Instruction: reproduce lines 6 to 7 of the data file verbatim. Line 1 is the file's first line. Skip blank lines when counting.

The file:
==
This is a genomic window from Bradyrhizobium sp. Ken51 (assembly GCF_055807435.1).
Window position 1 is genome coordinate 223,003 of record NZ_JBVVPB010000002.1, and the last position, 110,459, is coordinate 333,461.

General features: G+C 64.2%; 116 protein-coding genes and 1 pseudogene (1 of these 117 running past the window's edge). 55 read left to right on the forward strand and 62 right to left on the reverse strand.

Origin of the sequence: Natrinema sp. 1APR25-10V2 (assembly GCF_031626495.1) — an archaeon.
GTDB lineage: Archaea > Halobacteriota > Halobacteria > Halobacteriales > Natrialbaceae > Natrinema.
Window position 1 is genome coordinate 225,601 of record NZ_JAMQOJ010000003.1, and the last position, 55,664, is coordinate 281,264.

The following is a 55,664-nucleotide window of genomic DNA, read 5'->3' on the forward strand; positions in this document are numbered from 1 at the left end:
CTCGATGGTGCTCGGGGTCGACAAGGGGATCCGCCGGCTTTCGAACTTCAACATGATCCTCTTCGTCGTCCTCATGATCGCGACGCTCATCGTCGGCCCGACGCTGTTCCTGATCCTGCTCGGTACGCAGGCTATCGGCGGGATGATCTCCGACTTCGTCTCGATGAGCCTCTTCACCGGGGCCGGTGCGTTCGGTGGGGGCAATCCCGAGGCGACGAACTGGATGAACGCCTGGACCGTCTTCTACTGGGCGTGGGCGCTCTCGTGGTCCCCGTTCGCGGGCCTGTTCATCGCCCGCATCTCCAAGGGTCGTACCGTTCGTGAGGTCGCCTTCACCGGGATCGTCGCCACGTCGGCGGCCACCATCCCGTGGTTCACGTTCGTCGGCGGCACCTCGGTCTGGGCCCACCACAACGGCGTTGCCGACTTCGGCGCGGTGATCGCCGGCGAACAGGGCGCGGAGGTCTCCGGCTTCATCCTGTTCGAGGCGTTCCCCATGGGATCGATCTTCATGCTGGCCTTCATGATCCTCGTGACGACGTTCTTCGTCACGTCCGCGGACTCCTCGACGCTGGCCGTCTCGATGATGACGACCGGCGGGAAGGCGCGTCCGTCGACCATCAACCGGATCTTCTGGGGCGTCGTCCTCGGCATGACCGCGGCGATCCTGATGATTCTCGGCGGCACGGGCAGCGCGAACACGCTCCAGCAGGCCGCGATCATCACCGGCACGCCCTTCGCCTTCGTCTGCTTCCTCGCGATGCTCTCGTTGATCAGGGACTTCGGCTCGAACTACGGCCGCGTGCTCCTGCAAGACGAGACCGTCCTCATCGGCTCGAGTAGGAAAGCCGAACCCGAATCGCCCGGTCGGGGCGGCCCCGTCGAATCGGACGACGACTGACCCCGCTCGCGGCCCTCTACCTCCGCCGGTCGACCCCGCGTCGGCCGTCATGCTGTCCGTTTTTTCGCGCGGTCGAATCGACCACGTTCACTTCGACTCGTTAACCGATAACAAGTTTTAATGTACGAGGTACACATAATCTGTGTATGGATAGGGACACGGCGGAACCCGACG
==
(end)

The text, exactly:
Window position 1 is genome coordinate 225,601 of record NZ_JAMQOJ010000003.1, and the last position, 55,664, is coordinate 281,264.

The following is a 55,664-nucleotide window of genomic DNA, read 5'->3' on the forward strand; positions in this document are numbered from 1 at the left end: